The chamber 54 is in turn enclosed within a thermally In FIG. 3 there is depicted an alternate embodimentof the invention generally designatedby the reference numeral 60'. The embodiment 60 shows a sectional view of an outer wall 61 of a housing such as the housing 18 of FIG. 1. The wall 61 has an inner curved surface 62. A trough 63 is helically disposed on the wall 62. The wall 62 and the trough 63 define a liquid flow channel 64, which helically descends from the upper portion of the housing 60 to the lower portion thereof. The trough 63 has a plurality of liquid retaining means 65. The liquid retaining means 65 are cup-like depres sions' formed in the lowermost portion of the trough 63.

Conveniently, such retaining means may have almost any desired configuration, for example, transverse serrations in the floor of the trough 63 or they may be formed by periodically reducing the downward pitch of the spiral of the trough to provide the small regions of reversed pitch.

In FIG. 4 there is depicted. an alternate liquid return means generally designated bythe reference numeral 70. The return means 70 is disposed within a chamber such as the chamber 22. The liquid distributing means 70 comprises a conduit 71 having upper, and vent end 72 and a lower or discharge end 73. A pump or liquid forwarding means 74 is disposed within the line 71 adjacent the vent end 72. A plurality of regulated discharge means 75 is disposed at the discharge locations between the pump 74 and the discharge end 73. Beneficially the discharge means 75 are each individually controlled with a valve or flow restricting means 76. The embodiment of FIG. 4 is employed with particular advantage in relatively deep wells where substantial quantities of heat must be removed, and it is desired to maintain the temperature of the chamber such as the chamber 22 of FIG. 1 at a minimum, and substantial danger of liquid entrainment by the upwardly'moving vapor exists. The liquid distributing means of FIG. 4 permits the low boiling liquid to be discharged at desired locations within the chamber without the danger permafrost conditions, many hundreds of feet and are satisfactory for establishing permafrost in areas wherein the soil is poorly consolidated.

As is apparent from the foregoing specification, the present invention is susceptible of being embodied with various alterations and modifications which may differ particularly from those that have been described in the preceding specification and description. For this reason, it is to be fully understood that all of the foregoing is intended to be merely illustrative and is not to be construed or interpreted as being restrictive or otherwise limiting of the present invention.

What is claimed is:

1..A well structure, the well structure comprising a bore having a conduit extending downwardly into the earth through a layer of permafrost,

a thermally insulated layer disposed about the tubing at least adjacent to the uppermost portion of the I permafrost,

a housing defining an inner chamber disposed generwith the housing and disposed generally adjacent.

the uppermost portion thereof.

2. The well structure of claim 1 wherein the inner chamber has an elongate annular configuration.

3. The well structure of claim 1 wherein the liquid retaining means comprises a plurality of generally annular upwardly facing troughs.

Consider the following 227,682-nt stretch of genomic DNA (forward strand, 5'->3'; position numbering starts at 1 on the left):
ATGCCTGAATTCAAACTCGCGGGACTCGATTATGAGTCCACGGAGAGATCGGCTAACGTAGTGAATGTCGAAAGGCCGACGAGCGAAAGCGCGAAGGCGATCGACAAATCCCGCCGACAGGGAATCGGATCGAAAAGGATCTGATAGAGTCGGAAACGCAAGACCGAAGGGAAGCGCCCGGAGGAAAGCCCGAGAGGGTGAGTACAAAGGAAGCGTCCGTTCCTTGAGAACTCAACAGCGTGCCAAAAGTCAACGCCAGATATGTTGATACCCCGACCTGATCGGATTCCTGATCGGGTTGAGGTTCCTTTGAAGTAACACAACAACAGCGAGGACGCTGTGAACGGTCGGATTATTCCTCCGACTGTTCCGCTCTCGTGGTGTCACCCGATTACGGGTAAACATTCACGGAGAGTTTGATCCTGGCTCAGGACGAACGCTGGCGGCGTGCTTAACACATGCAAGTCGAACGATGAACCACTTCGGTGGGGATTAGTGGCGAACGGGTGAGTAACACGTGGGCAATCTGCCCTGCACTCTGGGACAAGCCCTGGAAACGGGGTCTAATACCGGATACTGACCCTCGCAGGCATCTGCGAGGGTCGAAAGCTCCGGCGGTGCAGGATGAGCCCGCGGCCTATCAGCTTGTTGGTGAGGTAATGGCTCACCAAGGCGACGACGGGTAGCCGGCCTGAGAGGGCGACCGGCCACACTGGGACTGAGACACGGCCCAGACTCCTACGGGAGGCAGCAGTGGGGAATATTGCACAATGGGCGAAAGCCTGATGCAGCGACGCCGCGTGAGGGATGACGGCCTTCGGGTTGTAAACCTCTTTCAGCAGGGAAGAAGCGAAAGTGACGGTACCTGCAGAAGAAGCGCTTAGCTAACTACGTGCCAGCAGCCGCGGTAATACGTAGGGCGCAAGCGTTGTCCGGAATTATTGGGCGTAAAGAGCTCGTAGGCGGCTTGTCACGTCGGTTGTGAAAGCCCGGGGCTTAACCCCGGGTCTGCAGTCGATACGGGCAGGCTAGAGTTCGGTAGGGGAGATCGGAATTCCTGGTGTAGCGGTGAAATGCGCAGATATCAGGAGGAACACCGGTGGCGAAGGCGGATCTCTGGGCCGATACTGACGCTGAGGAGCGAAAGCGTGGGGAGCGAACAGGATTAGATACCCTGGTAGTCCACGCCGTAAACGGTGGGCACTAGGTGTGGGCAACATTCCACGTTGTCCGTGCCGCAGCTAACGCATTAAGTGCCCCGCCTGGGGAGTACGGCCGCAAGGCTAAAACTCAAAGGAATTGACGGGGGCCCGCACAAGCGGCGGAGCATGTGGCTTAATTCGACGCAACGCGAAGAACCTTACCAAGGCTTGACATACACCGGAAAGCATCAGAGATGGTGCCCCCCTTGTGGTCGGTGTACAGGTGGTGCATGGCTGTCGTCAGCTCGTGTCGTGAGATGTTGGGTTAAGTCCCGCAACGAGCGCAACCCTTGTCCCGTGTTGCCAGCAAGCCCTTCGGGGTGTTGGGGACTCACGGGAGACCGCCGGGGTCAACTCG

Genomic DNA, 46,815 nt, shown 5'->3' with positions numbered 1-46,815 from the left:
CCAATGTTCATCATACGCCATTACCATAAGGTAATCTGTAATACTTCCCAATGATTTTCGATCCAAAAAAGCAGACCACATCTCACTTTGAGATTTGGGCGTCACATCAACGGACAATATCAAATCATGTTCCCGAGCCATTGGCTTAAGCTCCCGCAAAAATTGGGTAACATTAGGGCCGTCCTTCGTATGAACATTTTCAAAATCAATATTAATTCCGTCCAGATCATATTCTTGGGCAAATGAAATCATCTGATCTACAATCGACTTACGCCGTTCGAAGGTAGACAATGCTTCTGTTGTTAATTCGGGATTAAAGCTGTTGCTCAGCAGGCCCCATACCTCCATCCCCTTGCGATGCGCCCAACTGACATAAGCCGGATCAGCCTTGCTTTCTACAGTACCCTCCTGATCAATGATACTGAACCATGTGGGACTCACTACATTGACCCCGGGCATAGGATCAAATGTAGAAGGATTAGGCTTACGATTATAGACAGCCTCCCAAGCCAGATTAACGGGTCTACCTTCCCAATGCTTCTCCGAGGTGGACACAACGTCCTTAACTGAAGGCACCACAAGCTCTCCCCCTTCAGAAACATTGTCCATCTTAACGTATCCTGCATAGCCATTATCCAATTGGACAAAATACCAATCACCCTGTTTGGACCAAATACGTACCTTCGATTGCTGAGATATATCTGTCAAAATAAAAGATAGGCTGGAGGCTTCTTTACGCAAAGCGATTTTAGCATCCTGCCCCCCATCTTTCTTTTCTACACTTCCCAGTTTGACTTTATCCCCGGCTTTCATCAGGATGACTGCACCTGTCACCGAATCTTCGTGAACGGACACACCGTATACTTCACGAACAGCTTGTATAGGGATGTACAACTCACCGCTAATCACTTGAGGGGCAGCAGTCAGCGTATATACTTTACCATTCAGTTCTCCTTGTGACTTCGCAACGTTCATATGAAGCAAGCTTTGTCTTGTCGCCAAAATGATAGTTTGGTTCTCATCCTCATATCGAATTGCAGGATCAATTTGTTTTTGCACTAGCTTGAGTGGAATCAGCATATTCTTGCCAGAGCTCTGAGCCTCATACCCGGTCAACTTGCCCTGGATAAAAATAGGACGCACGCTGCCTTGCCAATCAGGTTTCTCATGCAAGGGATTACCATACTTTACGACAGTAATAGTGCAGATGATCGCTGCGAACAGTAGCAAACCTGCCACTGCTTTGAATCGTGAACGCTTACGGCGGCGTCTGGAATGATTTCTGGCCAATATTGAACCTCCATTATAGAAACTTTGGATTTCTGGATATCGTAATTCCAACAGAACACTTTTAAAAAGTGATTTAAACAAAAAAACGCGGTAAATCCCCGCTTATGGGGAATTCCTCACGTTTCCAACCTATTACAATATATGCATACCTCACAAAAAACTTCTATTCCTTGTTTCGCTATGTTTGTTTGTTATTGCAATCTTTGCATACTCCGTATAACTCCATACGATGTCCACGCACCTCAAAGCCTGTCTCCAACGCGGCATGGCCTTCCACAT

4. The well structure of claim 1 wherein the vapor condensing means is an ambient air cooled condenser.

5. The well structure of claim 1 wherein the vapor 6. The well structure of claim 1 including a liquid distributing means disposed within the inner chamber, the liquid distributing means having a plurality of outlets of spaced apart relationship which are capable of discondensing means is an ambient air cooled condenser 5 charging liquid at varied heights within the chamber.

in conjunction with mechanical refrigeration.

Patent Citations
Cited PatentFiling datePublication dateApplicantTitle
US3662832 *Apr 30, 1970May 16, 1972Atlantic Richfield CoInsulating a wellbore in permafrost
Referenced by
Citing PatentFiling datePublication dateApplicantTitle
US4215551 *Oct 12, 1978Aug 5, 1980Johnes John WEnvironmentally assisted heating and cooling system
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US8202948Nov 4, 2010Jun 19, 2012Dow Global Technologies LlcPhosphorus-containing compounds useful for making halogen-free ignition-resistant polymers
US8372916May 3, 2012Feb 12, 2013Dow Global Technologies LlcPhosphorus-containing compounds useful for making halogen-free, ignition-resistant polymers
US8436108May 3, 2012May 7, 2013Dow Global Technologies LlcPhosphorus-containing compounds useful for making halogen-free, ignition-resistant polymers
US8440771Jan 20, 2012May 14, 2013Dow Global Technologies LlcPhosphorus-containing compounds useful for making halogen-free, ignition-resistant polymers
US8541516Feb 15, 2012Sep 24, 2013Dow Global Technologies LlcPhosphorus-containing compounds useful for making halogen-free, ignition-resistant polymers
US8586699Feb 15, 2012Nov 19, 2013Dow Global Technologies LlcPhosphorus-containing compounds useful for making halogen-free, ignition-resistant polymers
US20110146967 *Dec 2, 2010Jun 23, 2011Halliburton Energy Services, Inc.Downhole well tool and cooler therefor
EP2724843A1Aug 10, 2013Apr 30, 2014Jackon Insulation GmbHManufacture of thick XPS foam panels by means of welding
WO2005097878A1Mar 24, 2005Oct 20, 2005Natureworks LlcExtruded polylactide foams blown with carbon dioxide
WO2012044483A1Sep 19, 2011Apr 5, 2012Dow Global Technologies LlcProcess for recovering brominated styrene-butadiene copolymers from a bromination reaction solution
WO2012082332A1Nov 22, 2011Jun 21, 2012Dow Global Technologies LlcPolystyrene melt extrusion process
WO2013000861A2Jun 25, 2012Jan 3, 2013Dow Global Technologies LlcMethod for making organic foam composites containing aerogel particles
Classifications
U.S. Classification166/57, 166/901
International ClassificationE21B36/00
Cooperative ClassificationY10S166/901, E21B36/003
European ClassificationE21B36/00C